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J Aging Health. 2008 Mar;20(2):198-216. doi: 10.1177/0898264307310464.

Self-care and professionally guided care in osteoarthritis: racial differences in a population-based sample.

Author information

1
Department of Behavioral and Community Health Sciences, Graduate School of Public Health, University of Pittsburgh, A211 Crabtree, 130 DeSoto St., Pittsburgh, PA 15261, USA. smalbert@pitt.edu

Abstract

OBJECTIVE:

The aim of this study was to examine the prevalence of self-management practices among older White and African American persons with osteoarthritis. Self-management was defined broadly to include all behaviors adopted to reduce morbidity, whether recommended by physicians or not.

METHODS:

A population-based sample of Medicare beneficiaries (N = 551) was recruited. An expanded set of self-management behaviors using structured and open-ended inquiry, along with use of arthritis-specific medications was elicited.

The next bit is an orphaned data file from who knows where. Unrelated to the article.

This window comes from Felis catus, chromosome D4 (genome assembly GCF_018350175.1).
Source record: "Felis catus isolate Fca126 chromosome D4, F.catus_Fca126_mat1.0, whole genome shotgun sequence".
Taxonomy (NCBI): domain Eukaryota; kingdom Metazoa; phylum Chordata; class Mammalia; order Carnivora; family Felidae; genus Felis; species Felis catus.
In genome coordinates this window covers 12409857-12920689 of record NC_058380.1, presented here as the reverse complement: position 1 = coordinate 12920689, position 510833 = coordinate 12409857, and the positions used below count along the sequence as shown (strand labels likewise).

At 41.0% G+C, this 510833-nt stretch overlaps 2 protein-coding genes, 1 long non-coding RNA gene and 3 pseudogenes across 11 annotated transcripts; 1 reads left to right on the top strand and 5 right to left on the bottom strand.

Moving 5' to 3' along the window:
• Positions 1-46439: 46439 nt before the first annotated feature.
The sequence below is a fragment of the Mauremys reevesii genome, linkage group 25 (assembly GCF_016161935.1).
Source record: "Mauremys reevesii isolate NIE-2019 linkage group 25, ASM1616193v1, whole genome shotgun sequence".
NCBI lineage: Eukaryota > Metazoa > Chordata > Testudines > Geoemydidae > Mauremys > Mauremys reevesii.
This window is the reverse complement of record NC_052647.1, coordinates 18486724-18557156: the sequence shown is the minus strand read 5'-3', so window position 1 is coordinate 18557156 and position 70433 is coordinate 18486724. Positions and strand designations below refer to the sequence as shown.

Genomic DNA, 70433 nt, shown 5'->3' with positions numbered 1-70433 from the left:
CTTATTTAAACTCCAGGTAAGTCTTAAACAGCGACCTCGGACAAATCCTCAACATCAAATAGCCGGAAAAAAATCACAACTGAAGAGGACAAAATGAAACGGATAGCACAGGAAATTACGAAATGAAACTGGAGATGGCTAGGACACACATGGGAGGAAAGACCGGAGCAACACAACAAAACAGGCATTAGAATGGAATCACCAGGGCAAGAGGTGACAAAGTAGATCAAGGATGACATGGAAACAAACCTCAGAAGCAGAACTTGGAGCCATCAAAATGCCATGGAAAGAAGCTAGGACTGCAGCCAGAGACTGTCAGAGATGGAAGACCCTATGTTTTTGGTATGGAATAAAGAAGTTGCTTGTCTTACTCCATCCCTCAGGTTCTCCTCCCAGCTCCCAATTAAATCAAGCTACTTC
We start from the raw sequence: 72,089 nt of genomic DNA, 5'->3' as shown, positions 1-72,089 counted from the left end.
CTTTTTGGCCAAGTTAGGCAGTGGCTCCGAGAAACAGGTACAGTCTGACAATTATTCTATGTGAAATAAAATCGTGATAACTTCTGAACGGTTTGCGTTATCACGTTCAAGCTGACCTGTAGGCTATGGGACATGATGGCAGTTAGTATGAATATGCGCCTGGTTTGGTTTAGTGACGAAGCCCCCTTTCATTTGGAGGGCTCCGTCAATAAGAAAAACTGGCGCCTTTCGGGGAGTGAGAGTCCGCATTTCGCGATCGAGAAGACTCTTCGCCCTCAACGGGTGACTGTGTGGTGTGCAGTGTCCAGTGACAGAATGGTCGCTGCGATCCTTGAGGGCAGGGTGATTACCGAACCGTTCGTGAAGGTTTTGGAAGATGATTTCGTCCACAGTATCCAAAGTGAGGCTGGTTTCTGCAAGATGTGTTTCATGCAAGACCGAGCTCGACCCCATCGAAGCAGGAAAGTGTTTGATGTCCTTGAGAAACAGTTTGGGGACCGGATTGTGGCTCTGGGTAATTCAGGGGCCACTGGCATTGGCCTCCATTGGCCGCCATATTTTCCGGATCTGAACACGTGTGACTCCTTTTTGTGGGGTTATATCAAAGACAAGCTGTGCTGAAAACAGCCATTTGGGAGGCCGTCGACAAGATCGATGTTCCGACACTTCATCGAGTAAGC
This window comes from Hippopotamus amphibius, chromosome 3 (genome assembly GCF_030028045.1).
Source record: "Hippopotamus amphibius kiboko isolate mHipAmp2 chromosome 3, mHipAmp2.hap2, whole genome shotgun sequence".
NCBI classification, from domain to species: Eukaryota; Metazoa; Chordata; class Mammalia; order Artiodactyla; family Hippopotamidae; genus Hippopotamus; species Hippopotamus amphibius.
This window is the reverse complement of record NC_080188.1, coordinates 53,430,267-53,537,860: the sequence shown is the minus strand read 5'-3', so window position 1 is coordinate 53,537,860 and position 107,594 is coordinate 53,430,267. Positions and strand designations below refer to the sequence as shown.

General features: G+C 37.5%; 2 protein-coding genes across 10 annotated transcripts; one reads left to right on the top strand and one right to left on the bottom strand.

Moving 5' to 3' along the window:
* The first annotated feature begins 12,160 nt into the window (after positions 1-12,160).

RESULTS:

Few differences in self-care behaviors between race groups were found. However, older African American persons were significantly less likely to have prescriptions for nonsteroidal anti-inflammatory agents (NSAIDs) and more likely to use over-the-counter nonprescription analgesics.

DISCUSSION:

Older White and African American persons made similar use of self-care strategies to reduce disease morbidity. African Americans without access to prescription pain relievers substituted nonprescription analgesics. A broader view of self-management is valuable for assessing the ways people may move between professionally guided care and self-care.

PMID:
18287328
PMCID:
PMC2586761
DOI:
10.1177/0898264307310464
[Indexed for MEDLINE]
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